human condition

H. R. Giger and the Biomechanical Soul

We’ve all seen the surreal biomechanical art of the late H.R. Giger, but the artist’s mainstream success and the undying appeal of his 'Alien' sometimes prevent a full appreciation of his dark vision. In this episode of Stuff to Blow Your Mind, Robert and Christian explore the psychology and themes present in Giger’s art and chat with artist E.C. Steiner on Giger’s influences and more.

Where is my mind?

Today, most humans accept the brain as the seat of human consciousness, but this was not always the case. Join Robert and Joe as they explore ancient, alternative views on the anatomical center of reason and tackle contemporary mysteries regarding the neurological seat of consciousness. Where is your mind? Prepare to find out…

The Demon-Haunted Mind

Demons exist only within the human imagination, but that doesn’t make them harmless. If positive religious world views can result in a more positive state of mind, then might belief in soul-clawing, life-wrecking horned Hell fiends edge one closer to the edge of madness? Join Robert and Christian as they explore a recent study on the topic, and they might even summon a demon or two from the realms of myth.

Sailors on a Dark Sea: Political Extremism, Child’s Play

As we sail through this world of technological marvel and complex systems, it’s easy to assume we know the watery depths that yawn beneath our hull. As it turns out, however, it’s all an illusion of explanatory depth. We think we understand day-to-day gadgets, but are at a loss to explain their functionality. We think we understand policy and politics, but are better at explaining why we hold our beliefs than how particular policies might solve life’s hideous problems. In this two-part episode of Stuff to Blow Your Mind, Robert and Joe dip into the waters of cognitive illusion.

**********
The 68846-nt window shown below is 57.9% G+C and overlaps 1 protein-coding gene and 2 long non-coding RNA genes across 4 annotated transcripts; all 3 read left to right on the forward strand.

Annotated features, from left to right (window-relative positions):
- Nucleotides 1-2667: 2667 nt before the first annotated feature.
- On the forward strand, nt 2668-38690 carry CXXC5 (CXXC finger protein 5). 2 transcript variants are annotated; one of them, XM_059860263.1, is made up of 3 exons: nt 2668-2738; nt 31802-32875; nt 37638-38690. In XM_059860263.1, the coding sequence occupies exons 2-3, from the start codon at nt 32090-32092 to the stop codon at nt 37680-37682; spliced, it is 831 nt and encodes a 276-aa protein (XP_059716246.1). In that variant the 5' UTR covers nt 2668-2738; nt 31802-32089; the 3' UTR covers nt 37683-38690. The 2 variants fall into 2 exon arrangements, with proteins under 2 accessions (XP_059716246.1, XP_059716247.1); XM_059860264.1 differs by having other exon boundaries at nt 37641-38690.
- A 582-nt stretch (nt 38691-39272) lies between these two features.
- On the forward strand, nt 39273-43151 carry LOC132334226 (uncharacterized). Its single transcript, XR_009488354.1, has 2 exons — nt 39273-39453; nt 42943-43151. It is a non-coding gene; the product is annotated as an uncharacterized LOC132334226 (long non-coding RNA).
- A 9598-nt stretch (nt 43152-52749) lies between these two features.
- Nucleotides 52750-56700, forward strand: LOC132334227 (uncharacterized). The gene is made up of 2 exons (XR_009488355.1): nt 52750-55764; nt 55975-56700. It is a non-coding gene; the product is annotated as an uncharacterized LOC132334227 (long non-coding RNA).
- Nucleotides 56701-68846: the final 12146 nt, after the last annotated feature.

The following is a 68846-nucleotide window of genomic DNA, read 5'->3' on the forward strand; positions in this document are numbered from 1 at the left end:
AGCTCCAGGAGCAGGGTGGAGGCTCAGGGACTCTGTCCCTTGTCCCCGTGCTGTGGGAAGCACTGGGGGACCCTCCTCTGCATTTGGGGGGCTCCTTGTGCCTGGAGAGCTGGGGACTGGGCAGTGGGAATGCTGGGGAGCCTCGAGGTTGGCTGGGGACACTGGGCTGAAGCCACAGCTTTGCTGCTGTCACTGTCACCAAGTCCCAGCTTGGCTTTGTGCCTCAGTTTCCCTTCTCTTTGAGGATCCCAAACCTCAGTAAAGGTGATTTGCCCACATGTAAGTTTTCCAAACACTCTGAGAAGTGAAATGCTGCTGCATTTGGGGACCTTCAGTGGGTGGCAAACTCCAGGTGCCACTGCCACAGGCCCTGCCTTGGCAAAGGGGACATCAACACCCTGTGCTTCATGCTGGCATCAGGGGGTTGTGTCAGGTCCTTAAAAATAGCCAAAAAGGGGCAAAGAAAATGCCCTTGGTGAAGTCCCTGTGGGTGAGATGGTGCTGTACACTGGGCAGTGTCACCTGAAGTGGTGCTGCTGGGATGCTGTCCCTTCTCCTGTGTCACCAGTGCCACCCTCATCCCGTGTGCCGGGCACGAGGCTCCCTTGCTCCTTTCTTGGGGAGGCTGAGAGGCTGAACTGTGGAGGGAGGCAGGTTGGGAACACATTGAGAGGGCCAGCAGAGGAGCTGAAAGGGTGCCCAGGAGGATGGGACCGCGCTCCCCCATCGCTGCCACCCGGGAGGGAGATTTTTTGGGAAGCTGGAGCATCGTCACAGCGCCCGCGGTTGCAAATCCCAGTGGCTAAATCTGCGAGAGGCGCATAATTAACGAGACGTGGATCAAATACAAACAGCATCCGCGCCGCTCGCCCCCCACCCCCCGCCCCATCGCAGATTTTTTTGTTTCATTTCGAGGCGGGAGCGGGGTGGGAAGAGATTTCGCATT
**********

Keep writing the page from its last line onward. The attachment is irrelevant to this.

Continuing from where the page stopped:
Sailors on a Dark Sea: Illusion of Explanatory Depth

As we sail through this world of technological marvel and complex systems, it’s easy to assume we know the watery depths that yawn beneath our hull. As it turns out, however, it’s all an illusion of explanatory depth. We think we understand day-to-day gadgets, but are at a loss to explain their functionality. We think we understand policy and politics, but are better at explaining why we hold our beliefs than how particular policies might solve life’s hideous problems. In this two-part episode of Stuff to Blow Your Mind, Robert and Joe dip into the waters of cognitive illusion.

The Nature of Heroism

Heroes permeate our culture, from mythic archetypes and pop-culture superheroes to real-life humans who risk their lives for others. But from where does heroism emerge? Robert and Christian explore the question in this episode of the Stuff to Blow Your Mind Podcast.

The Science of Coincidence

What are we to make of coincidence? From the numerological cats cradles we weave around famous events to the curious ways human lives converge through time, coincidence seems to fly in the face of reason and even suggest the supernatural. In this episode of Stuff to Blow Your Mind, Robert and Joe explore the synchronicity, statistics and psychology of coincidence.

Cargoism: Science, Desire and the Cargo Cults

During the Second World War, Melanesian islanders encountered the vast, commercial systems of Allied and Japanese forces. Cargo Cults sprang up in the wake of such contact, typified by deification and a ritualistic appeal to the impossible return of material wealth. What can such encounters tell us about science, programing, sustainability and the human condition? Robert and Christian explore in this episode of Stuff to Blow Your Mind.

Wicked Problems

How do you solve a problem like crime, poverty or climate change? The answer, like the problem itself, is elusive and amorphous. These are not "tame problems," but "wicked problems" -- conundrums that defy even the powerful problem-solving powers of scientific ingenuity. Join Robert and Christian for a proper Stuff to Blow Your Mind exploration.

New Year's Resolutions: Science and Moral Behavior

So many of our most common resolutions for personal improvement are inherently narcissistic: Quit smoking, lose weight, get in shape. We want to look sexier, feel stronger and live forever. But beyond this alternately self-gratifying and self-flagellating topography lies the most quintessential self-improvement project of all: Being a better person. Can science show us how to re-engineer our moral behavior and live better lives? Robert and Joe explore.